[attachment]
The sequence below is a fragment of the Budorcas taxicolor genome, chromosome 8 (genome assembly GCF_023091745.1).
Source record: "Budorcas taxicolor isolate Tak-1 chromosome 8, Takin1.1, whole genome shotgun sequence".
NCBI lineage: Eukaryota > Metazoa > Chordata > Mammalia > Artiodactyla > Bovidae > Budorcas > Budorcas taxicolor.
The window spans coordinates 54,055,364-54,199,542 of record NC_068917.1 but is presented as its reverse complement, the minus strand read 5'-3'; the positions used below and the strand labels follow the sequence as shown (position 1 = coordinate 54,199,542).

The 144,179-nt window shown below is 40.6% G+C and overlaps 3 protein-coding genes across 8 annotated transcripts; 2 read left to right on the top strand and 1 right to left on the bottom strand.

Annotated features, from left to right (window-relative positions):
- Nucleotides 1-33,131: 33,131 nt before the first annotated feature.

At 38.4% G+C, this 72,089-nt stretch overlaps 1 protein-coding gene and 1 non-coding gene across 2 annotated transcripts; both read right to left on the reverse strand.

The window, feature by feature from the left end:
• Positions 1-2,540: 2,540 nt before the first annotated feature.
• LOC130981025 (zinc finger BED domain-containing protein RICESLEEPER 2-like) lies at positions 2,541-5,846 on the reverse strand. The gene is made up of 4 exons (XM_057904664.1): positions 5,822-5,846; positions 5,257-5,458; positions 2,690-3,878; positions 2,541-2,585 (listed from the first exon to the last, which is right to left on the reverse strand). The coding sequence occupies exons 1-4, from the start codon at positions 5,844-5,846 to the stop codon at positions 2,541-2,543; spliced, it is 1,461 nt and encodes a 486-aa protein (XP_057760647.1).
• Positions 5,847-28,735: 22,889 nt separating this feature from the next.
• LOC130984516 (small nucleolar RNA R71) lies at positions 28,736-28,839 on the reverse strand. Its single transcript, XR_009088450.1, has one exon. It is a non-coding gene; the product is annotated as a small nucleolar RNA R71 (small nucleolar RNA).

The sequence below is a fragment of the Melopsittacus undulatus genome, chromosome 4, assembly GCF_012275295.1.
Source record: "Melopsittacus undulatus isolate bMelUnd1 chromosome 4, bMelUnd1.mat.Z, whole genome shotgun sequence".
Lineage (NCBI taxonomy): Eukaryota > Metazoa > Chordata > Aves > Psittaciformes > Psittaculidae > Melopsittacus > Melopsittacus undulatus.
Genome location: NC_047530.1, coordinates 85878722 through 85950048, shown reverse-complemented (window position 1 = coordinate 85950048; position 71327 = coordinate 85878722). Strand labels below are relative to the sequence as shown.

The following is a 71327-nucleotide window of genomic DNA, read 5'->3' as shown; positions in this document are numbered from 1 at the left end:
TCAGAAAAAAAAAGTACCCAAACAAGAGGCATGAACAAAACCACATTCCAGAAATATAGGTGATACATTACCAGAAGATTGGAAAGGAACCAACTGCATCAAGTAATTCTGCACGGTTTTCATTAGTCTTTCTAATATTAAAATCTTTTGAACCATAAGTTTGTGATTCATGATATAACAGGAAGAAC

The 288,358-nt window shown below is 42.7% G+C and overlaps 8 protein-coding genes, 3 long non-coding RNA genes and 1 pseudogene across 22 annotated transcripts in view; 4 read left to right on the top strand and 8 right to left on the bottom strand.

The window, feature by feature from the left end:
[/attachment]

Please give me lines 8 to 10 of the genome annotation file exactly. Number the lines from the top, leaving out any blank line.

At 38.4% G+C, this 72,089-nt stretch overlaps 1 protein-coding gene and 1 non-coding gene across 2 annotated transcripts; both read right to left on the reverse strand.

The window, feature by feature from the left end:
• Positions 1-2,540: 2,540 nt before the first annotated feature.